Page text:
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SACHS useful tip:

Identifying faults in the release system.

Specialized knowledge helps prevent damage

Many clutch deficiencies in commercial vehicles can be traced to the influence of faulty release systems. These deficiencies also include "capital" failures such as burnt-out clutches or poor disengagement performance, for which one might not initially suspect the release system. Therefore a precise inspection is very important. There are not many maintenance jobs where concentrating on a few details can have such a big effect and save major costs.

Three examples should serve to explain the types of damage that can result from a deficient release system:

SACHS release system

Specialized knowledge helps prevent damage

Many clutch deficiencies in commercial vehicles can be traced to the influence of faulty release systems. These deficiencies also include "capital" failures such as burnt-out clutches or poor disengagement performance, for which one might not initially suspect the release system. Therefore a precise inspection is very important. There are not many maintenance jobs where concentrating on a few details can have such a big effect and save major costs.

Three examples should serve to explain the types of damage that can result from a deficient release system:

SACHS release system

Types of damage

Wear

If the bearing points of the guide sleeve (shown in this picture), the release fork, or the release shaft are worn, this compromises the clutch's ease of movement – the worst case scenario is a total clutch failure.

Wear

If the bearing points of the guide sleeve (shown in this picture), the release fork, or the release shaft are worn, this compromises the clutch's ease of movement – the worst case scenario is a total clutch failure.

Eccentricity

If, as a result of worn components, the release bearing is no longer guided precisely, this also causes an eccentric movement of the diaphragm spring. This in turn leads to considerable abrasion in the contact line (pitch) of the pressure plate. The axial position of the diaphragm spring is modified as a consequence, leads to a reduced frictional connection, and thus makes the clutch slip.

Eccentricity

If, as a result of worn components, the release bearing is no longer guided precisely, this also causes an eccentric movement of the diaphragm spring. This in turn leads to considerable abrasion in the contact line (pitch) of the pressure plate. The axial position of the diaphragm spring is modified as a consequence, leads to a reduced frictional connection, and thus makes the clutch slip.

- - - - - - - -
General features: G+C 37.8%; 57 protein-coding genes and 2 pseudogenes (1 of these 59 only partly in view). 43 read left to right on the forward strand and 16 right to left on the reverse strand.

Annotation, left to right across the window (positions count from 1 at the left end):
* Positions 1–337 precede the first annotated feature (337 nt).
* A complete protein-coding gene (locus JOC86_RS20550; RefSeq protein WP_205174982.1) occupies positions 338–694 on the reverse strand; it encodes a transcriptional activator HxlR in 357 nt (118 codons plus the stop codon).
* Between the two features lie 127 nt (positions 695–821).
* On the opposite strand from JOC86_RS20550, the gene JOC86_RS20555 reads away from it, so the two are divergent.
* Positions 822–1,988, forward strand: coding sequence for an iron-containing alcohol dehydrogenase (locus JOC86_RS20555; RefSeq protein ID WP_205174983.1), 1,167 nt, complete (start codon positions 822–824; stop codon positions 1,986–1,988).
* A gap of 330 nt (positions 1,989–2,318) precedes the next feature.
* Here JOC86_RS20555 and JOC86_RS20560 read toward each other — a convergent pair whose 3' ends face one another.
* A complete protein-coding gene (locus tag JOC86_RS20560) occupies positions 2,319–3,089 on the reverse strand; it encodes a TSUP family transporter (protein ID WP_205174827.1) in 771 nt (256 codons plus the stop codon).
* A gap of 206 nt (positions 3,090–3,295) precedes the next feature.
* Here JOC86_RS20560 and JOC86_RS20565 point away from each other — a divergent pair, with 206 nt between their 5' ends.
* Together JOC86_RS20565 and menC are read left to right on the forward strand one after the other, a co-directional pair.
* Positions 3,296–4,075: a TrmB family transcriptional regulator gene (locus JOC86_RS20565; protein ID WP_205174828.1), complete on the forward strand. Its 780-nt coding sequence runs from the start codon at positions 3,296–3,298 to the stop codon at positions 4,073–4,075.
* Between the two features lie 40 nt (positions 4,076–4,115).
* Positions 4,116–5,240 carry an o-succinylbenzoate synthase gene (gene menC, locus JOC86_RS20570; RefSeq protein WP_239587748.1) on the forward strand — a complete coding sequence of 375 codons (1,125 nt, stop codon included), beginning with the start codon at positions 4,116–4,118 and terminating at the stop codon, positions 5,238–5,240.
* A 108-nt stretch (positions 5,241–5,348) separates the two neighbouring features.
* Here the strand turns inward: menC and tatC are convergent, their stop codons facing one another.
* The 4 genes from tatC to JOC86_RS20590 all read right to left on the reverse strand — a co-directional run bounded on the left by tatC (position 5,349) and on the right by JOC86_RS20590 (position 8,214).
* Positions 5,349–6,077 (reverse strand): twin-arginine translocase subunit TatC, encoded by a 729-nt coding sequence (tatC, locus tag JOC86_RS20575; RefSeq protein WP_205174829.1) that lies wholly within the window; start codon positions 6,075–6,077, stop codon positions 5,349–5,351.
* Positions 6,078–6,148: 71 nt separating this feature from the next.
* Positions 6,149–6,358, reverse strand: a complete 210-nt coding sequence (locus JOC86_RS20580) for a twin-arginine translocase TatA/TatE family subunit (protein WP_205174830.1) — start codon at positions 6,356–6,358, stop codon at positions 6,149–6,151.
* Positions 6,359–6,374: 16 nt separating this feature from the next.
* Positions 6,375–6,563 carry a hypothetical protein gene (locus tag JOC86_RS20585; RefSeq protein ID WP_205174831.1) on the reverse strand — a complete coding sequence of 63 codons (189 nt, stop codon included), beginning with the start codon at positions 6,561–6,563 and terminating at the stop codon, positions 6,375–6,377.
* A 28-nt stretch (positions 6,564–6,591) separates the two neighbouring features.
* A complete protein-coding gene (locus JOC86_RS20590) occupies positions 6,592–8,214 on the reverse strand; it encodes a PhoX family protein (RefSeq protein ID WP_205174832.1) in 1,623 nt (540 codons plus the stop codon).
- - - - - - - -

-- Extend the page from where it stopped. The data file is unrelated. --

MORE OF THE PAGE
Wrong position

A release bearing which was incorrectly "threaded", i.e. incorrectly positioned, during assembly, will get stuck in the fork. To begin with, this results in a stiff clutch, the release distance becomes shorter, and the clutch is not separated properly. The stuck fork does not transfer the force of the diaphragm spring effectively. After a short runtime, the clutch will also start slipping.

Wrong position

A release bearing which was incorrectly "threaded", i.e. incorrectly positioned, during assembly, will get stuck in the fork. To begin with, this results in a stiff clutch, the release distance becomes shorter, and the clutch is not separated properly. The stuck fork does not transfer the force of the diaphragm spring effectively. After a short runtime, the clutch will also start slipping.

Worn components in the release system

Wear in the release mechanism is one reason for increased pedal forces. Particular attention must be paid to the following:

  • the contact surfaces of the release fork,
  • the contact surfaces of the release shaft,
  • the release fork itself.

If these have entered advanced stages of wear, as is shown in the photo with worn guiding sleeve, are dry, worn, or broken, this will have negative consequences on shift performance. Consequences include grab, drag, or an increasing degree of sluggishness in the clutch. Because there is no load on the release system, manual testing of release shaft operation is not effective. Here a visual inspection is required.

Worn components in the release system

Wear in the release mechanism is one reason for increased pedal forces. Particular attention must be paid to the following:

  • the contact surfaces of the release fork,
  • the contact surfaces of the release shaft,
  • the release fork itself.

If these have entered advanced stages of wear, as is shown in the photo with worn guiding sleeve, are dry, worn, or broken, this will have negative consequences on shift performance. Consequences include grab, drag, or an increasing degree of sluggishness in the clutch. Because there is no load on the release system, manual testing of release shaft operation is not effective. Here a visual inspection is required.

ZF Aftermarket products

Clutch parts as kit

ZF Aftermarket offers clutch parts as complete kits for easy service which include clutch pressure plate, clutch disk, and release bearing. All ZF Aftermarekt kits include a matching grease pad with high-performance lubricant for one-time, professional greasing of the hub splines during installation.

Release forks for commercial vehicles

Clutch release forks for commercial vehicles are also new additions to the product range. ZF Aftermarket delivers them ready for assembly in one kit.

Further information